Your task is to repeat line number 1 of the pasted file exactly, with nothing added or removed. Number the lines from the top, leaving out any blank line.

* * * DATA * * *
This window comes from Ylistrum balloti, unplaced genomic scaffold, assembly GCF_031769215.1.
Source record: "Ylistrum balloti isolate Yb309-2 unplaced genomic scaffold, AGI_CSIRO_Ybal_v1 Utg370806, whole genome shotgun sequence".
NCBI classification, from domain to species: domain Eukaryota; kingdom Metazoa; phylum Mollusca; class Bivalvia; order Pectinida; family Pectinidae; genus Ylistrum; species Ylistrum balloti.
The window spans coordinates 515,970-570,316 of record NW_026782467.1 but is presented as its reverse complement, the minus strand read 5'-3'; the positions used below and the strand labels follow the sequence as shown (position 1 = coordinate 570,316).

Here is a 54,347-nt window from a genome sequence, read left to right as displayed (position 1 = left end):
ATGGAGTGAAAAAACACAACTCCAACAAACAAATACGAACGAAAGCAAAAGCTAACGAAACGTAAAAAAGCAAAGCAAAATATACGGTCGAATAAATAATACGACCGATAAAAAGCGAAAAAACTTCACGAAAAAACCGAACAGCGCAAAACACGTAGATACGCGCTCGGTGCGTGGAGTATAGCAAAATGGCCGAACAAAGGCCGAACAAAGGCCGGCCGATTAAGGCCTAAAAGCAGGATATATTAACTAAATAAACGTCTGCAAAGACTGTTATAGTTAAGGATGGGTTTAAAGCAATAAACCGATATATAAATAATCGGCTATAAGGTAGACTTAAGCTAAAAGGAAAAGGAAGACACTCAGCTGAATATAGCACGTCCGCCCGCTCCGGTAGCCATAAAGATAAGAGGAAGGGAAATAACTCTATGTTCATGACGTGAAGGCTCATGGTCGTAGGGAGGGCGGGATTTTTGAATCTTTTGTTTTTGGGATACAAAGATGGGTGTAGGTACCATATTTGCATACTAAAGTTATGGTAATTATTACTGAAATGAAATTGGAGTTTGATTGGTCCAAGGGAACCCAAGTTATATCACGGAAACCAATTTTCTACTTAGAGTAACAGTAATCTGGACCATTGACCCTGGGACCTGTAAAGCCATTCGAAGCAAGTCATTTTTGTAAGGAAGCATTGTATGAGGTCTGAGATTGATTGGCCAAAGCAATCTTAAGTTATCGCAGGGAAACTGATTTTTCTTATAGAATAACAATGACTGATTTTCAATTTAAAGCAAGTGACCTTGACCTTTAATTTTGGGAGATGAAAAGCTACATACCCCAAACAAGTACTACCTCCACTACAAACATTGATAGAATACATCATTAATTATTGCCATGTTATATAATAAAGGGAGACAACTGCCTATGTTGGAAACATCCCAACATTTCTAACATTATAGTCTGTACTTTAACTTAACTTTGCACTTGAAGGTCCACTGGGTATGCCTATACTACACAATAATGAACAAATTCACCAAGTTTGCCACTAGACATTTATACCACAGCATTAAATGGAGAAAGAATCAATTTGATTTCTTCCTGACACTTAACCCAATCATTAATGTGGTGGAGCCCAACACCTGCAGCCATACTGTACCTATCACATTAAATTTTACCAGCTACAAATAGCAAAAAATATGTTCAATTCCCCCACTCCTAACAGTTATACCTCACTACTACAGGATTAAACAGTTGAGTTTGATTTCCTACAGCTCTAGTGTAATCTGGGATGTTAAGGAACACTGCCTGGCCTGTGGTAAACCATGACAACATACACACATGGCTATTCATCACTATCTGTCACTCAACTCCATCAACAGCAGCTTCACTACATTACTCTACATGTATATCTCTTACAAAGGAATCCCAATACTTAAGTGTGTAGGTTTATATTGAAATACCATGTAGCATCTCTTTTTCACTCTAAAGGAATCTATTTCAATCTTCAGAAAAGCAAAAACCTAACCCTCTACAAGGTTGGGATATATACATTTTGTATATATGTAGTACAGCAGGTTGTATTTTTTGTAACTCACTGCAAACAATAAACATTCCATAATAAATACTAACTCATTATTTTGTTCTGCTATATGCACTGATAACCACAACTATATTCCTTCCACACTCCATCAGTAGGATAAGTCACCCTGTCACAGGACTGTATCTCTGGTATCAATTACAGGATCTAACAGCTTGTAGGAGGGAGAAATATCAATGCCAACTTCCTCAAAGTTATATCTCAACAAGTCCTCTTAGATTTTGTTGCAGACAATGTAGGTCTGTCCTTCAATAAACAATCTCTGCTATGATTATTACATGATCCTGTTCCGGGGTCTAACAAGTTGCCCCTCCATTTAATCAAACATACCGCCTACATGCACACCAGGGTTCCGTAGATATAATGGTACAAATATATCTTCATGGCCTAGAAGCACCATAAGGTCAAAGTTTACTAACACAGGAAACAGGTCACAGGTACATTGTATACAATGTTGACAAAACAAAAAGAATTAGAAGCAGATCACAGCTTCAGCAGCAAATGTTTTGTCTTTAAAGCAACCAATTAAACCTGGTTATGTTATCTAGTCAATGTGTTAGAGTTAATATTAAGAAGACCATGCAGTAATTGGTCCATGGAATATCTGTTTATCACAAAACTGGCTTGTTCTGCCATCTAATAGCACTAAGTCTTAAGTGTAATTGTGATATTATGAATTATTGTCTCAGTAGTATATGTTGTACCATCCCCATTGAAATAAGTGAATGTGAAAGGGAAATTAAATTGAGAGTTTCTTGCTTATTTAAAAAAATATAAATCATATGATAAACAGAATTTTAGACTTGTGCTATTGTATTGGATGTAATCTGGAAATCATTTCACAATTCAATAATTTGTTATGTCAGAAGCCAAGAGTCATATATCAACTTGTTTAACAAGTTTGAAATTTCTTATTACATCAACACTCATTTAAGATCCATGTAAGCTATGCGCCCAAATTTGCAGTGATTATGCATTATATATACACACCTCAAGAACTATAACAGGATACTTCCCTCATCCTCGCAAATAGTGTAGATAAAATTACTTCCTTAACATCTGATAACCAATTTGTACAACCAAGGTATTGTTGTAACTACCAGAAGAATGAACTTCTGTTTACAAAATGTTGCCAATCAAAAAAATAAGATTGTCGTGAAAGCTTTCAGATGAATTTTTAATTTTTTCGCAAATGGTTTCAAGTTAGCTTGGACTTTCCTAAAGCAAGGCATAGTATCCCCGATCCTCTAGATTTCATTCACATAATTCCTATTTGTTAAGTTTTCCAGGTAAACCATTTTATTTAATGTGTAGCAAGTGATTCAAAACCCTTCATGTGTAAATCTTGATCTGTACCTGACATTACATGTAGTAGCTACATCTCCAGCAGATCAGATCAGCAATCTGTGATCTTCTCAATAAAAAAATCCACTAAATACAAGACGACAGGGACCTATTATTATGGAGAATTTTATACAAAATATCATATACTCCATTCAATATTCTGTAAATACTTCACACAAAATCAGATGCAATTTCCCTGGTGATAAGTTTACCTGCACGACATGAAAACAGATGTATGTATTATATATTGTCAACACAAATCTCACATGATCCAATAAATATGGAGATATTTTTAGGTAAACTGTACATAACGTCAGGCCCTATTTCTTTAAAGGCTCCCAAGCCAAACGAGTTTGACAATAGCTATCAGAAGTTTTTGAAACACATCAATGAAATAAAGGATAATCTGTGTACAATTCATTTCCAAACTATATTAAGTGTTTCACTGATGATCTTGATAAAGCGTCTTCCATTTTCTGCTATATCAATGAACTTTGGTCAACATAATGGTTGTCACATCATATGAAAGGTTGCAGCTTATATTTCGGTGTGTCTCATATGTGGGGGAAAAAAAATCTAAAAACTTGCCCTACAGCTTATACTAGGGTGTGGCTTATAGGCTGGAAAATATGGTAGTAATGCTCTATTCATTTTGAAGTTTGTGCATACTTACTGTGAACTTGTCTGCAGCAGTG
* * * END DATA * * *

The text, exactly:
This window comes from Ylistrum balloti, unplaced genomic scaffold, assembly GCF_031769215.1.